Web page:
Taken in Barrio de Jalatlaco, Oaxaca, Mexico, this series of images depict La Catrina who is an immortal icon for Dia de los Muertos. La Catrina came about via a famous Mexican illustrator, Jose Guadelupe Posada, who would create satirical illustrations depicting the times. The meaning behind his Calavera work was that we are all the same and will all end up dead eventually and turned into skulls. The original sketch came about in 1910 and was a satirical reference to the obsession of Europeans with Porfirio Diaz. He was extremely corrupt, and this lead to the Mexican Revolution of 1911 which toppled his regime. Diego Rivera later turned this work into a mural in Mexico City.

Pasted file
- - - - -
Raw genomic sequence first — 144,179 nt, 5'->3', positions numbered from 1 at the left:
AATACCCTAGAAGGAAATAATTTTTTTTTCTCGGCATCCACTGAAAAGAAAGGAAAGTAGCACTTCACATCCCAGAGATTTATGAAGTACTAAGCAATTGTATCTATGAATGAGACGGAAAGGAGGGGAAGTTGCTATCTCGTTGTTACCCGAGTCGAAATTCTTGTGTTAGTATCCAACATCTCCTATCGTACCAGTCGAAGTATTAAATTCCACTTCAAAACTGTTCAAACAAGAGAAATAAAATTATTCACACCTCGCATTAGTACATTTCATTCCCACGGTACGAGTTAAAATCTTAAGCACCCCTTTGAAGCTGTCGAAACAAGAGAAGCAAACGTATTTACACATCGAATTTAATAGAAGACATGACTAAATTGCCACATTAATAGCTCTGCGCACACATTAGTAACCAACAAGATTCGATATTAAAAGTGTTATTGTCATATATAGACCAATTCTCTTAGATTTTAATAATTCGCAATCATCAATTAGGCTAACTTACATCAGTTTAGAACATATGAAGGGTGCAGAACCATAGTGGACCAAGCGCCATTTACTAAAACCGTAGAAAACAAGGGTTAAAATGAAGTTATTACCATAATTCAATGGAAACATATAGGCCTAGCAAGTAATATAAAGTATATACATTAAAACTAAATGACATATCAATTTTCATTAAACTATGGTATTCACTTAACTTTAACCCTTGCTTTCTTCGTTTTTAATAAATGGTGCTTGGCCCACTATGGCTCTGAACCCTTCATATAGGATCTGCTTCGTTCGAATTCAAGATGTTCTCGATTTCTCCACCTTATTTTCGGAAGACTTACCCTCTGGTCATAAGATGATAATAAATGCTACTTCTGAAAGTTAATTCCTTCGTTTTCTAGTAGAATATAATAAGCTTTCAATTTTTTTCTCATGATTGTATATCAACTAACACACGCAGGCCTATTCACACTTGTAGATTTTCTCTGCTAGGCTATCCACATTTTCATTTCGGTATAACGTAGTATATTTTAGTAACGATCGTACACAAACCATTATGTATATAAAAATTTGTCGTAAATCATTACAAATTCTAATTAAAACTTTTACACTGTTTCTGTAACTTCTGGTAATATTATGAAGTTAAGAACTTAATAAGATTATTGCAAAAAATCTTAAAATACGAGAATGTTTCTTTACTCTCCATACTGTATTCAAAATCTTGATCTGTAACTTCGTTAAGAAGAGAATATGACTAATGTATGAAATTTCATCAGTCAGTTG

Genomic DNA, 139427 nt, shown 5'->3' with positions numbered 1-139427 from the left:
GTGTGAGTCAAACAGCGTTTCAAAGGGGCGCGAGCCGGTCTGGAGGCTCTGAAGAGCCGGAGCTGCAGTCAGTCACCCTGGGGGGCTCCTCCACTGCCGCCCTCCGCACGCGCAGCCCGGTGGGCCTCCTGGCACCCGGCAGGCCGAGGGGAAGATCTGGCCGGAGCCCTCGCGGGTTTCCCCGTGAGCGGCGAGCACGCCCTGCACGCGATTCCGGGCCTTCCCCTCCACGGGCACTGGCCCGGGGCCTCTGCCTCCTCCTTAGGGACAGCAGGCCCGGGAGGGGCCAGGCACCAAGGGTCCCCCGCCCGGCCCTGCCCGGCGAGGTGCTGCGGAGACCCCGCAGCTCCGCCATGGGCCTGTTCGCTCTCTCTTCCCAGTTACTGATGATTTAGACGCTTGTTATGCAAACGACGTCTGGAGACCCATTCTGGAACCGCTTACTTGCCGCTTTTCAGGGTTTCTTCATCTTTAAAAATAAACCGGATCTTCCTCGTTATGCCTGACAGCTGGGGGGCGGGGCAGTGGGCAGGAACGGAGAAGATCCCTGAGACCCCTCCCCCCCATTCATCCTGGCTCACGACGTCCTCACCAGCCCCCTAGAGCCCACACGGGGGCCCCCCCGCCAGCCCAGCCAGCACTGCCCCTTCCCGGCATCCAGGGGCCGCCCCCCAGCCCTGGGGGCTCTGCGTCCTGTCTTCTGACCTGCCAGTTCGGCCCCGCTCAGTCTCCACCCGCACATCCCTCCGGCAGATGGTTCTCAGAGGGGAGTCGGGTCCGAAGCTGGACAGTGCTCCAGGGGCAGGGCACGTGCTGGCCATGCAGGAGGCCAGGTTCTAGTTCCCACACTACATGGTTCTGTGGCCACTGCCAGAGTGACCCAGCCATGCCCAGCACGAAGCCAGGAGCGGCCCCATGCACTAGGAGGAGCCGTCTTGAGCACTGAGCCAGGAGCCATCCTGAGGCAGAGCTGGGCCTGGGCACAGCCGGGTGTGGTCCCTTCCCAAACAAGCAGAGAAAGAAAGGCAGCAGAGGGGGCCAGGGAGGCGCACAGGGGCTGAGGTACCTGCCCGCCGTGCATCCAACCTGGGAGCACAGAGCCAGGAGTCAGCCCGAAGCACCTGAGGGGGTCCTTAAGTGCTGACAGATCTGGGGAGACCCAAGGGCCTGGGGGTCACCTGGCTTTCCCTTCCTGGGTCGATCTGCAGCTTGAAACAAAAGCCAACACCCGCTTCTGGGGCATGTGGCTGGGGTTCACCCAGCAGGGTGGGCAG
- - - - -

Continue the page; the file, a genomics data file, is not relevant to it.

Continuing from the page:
In today’s times, during Dia de los Muertos, many people, men, women, and children, dress up with elaborate skulls painted on their faces, and the women will often dress in elaborate dresses to depict Catrina. It’s a reminder that death should be celebrated and not feared.
Leslie Spurlock is a photojournalist, storm chaser, and creative portrait artist. She lived with the rebels in Haiti for 3 weeks when they ousted President Aristide, photographed Tropical Storm Jeanne that killed 3000 people in Haiti, covered many hurricanes and natural disasters, and 17 protests across the US during 2020. Her work has been published in many publications including Time, Wall Street Journal, Mother Jones, NY Post, The Guardian, Der Spiegel, Miami Herald, Austin American Statesman, Daily Mail, ABC, CNN, and Yahoo.